He cited a big role for government agencies, such as NYSERDA, and the $210 million NY Green Bank initiative helping finance clean energy projects.

“The New York Power Authority, for example, spent $280 million last year on energy efficiency projects and expects to spend between $250 million and $300 million annually on similar initiatives through 2020.”

He makes no mention, however how these large funds could have been put to better use by investing in opportunities having a more favorable economic impact.

By definition, he admits these projects are uneconomic … with long payback periods.

There are opportunities lost when money is spent on uneconomic projects.

 

*  *  *  *  *  *

 

These articles can be delivered directly to your mailbox. Subscribe by clicking below the photo on the right side of the article where it says email subscription, and entering your email address. You can unsubscribe at any time.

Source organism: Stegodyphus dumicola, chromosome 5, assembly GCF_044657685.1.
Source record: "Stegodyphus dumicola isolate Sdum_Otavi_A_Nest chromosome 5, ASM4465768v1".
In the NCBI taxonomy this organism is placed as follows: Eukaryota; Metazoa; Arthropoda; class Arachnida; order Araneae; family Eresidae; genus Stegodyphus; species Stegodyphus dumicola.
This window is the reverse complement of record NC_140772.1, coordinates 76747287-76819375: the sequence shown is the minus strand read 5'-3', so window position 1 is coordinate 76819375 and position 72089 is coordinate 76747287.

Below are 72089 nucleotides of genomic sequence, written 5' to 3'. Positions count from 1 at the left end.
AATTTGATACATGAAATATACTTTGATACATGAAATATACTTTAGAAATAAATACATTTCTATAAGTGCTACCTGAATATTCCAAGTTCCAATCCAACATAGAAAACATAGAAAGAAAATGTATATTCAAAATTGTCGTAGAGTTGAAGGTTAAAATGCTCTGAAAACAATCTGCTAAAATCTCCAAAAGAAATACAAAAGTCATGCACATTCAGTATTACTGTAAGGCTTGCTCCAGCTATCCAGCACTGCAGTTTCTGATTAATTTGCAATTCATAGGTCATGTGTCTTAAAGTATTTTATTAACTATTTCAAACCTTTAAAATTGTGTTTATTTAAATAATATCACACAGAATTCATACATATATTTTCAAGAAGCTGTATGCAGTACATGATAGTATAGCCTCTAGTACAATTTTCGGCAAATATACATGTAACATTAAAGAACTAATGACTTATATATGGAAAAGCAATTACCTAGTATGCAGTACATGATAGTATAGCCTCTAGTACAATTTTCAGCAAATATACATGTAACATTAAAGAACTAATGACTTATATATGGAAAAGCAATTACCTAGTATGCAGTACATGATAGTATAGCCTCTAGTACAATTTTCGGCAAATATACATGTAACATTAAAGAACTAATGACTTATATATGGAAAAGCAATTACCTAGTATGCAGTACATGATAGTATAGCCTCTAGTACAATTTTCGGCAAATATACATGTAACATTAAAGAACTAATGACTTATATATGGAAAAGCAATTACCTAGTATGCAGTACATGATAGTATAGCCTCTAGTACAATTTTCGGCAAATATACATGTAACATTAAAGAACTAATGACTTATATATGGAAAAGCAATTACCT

If you know someone who would be interested in these articles you can send him/her a link to the article and suggest he/she subscribes by clicking on the email subscription link under the picture on the right side of the page, and entering their email address.

To find earlier articles, click on the name of the preceding month below the calendar to display a list of articles published in that month. Continue clicking on the name of the preceding month to display articles published in prior months.

© Power For USA, 2010 – 2014. Unauthorized use and/or duplication of this material without express and written permission from this blog’s author, Donn Dears, LLC, is strictly prohibited. Excerpts and links may be used, provided that full and clear credit is given to Power For USA with appropriate and specific direction to the original content.